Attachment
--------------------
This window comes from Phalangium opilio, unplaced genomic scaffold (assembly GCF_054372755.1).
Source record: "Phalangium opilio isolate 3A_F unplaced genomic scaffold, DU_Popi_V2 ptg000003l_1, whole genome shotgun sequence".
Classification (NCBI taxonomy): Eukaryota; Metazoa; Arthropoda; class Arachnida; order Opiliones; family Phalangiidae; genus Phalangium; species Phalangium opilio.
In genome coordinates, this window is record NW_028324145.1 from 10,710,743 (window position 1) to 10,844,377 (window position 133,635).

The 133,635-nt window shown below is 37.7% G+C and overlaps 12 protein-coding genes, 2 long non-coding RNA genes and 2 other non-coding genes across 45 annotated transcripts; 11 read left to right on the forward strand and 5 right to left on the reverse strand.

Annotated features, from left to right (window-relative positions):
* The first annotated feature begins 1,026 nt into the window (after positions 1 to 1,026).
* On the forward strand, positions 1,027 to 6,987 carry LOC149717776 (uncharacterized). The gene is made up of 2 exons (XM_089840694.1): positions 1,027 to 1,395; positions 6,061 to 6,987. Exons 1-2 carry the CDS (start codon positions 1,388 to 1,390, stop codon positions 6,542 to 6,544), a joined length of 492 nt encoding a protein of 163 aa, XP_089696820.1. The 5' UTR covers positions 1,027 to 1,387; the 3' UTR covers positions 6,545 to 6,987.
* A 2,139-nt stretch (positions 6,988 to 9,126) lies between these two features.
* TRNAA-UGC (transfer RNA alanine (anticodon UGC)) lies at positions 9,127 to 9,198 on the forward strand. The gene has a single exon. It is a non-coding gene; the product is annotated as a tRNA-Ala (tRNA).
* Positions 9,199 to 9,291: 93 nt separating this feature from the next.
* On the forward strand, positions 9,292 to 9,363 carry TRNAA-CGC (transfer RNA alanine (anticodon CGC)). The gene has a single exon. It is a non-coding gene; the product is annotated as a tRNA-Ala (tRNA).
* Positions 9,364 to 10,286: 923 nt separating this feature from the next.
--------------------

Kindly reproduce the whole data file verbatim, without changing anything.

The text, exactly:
This window comes from Phalangium opilio, unplaced genomic scaffold (assembly GCF_054372755.1).
Source record: "Phalangium opilio isolate 3A_F unplaced genomic scaffold, DU_Popi_V2 ptg000003l_1, whole genome shotgun sequence".
Classification (NCBI taxonomy): Eukaryota; Metazoa; Arthropoda; class Arachnida; order Opiliones; family Phalangiidae; genus Phalangium; species Phalangium opilio.
In genome coordinates, this window is record NW_028324145.1 from 10,710,743 (window position 1) to 10,844,377 (window position 133,635).

The 133,635-nt window shown below is 37.7% G+C and overlaps 12 protein-coding genes, 2 long non-coding RNA genes and 2 other non-coding genes across 45 annotated transcripts; 11 read left to right on the forward strand and 5 right to left on the reverse strand.

Annotated features, from left to right (window-relative positions):
* The first annotated feature begins 1,026 nt into the window (after positions 1 to 1,026).
* On the forward strand, positions 1,027 to 6,987 carry LOC149717776 (uncharacterized). The gene is made up of 2 exons (XM_089840694.1): positions 1,027 to 1,395; positions 6,061 to 6,987. Exons 1-2 carry the CDS (start codon positions 1,388 to 1,390, stop codon positions 6,542 to 6,544), a joined length of 492 nt encoding a protein of 163 aa, XP_089696820.1. The 5' UTR covers positions 1,027 to 1,387; the 3' UTR covers positions 6,545 to 6,987.
* A 2,139-nt stretch (positions 6,988 to 9,126) lies between these two features.
* TRNAA-UGC (transfer RNA alanine (anticodon UGC)) lies at positions 9,127 to 9,198 on the forward strand. The gene has a single exon. It is a non-coding gene; the product is annotated as a tRNA-Ala (tRNA).
* Positions 9,199 to 9,291: 93 nt separating this feature from the next.
* On the forward strand, positions 9,292 to 9,363 carry TRNAA-CGC (transfer RNA alanine (anticodon CGC)). The gene has a single exon. It is a non-coding gene; the product is annotated as a tRNA-Ala (tRNA).
* Positions 9,364 to 10,286: 923 nt separating this feature from the next.